Two thousand of these computers were built in the 1960's. Due to its unique characteristics, convenient small size and relatively affordable price many of these machines were bought or rented by colleges and universities. As a result, hundreds of thousands of students had their first hands-on computer experience with the IBM 1620.Like first love, this experience made a lasting impression on many people. Ask any seasoned computer professional and there's likely an IBM 1620 in their past.
Unfortunately, few of these machines survive today. They are in museums or private collections and recent computer science graduates are generally unaware of the machine and its place in history.That's the purpose of this web site (and in fact the reason that Computer History Museum exists) -- to preserve the physical machine and the computer technology it incorporates; to capture the history which surrounds it; and to share that with the world.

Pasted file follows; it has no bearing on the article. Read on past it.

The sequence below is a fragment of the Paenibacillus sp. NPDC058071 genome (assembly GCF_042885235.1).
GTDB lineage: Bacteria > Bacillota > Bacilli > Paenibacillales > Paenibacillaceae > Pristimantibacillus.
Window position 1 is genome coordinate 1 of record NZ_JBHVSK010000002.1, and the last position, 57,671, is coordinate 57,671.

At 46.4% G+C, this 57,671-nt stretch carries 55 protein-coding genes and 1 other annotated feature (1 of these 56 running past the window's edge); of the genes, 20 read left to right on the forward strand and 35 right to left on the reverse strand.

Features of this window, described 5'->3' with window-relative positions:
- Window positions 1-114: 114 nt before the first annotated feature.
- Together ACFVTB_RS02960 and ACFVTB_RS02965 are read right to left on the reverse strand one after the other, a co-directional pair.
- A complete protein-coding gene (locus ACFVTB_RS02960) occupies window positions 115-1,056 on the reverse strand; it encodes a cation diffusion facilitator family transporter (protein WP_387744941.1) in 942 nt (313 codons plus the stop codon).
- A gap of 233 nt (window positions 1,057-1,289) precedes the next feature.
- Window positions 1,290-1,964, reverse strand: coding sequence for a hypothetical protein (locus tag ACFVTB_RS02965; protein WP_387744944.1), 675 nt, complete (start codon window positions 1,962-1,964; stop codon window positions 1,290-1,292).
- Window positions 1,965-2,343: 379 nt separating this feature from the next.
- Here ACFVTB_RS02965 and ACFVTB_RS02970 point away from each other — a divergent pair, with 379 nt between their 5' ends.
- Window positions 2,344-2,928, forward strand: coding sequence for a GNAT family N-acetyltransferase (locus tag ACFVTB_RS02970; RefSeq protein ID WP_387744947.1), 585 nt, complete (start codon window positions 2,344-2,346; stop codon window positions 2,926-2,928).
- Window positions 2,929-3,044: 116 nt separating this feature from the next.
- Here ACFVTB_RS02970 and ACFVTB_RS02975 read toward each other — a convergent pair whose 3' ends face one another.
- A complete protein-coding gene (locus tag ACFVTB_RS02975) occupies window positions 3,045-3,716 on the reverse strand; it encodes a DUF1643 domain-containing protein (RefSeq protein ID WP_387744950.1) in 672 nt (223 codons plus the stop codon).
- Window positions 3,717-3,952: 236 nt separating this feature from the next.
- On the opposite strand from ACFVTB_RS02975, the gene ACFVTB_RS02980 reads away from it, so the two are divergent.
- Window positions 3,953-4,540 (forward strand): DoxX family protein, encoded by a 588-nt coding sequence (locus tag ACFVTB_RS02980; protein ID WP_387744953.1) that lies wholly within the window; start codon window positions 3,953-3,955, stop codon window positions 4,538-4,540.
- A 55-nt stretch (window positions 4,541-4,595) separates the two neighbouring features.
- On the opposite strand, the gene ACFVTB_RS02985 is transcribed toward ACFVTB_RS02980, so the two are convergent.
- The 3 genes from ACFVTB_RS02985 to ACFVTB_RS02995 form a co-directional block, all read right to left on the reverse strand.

Most of the people involved with the development, manufacture and use of the IBM 1620 are still alive. We've captured some of their knowledge and memories in these web pages and look forward to hearing from others.Which is the last point to be made. To the best of our knowledge, the information contained in these pages is accurate but incomplete. Please help us improve this site by contributing your piece of IBM 1620 history.
We hope that you enjoy this site and learn something about this historic computer.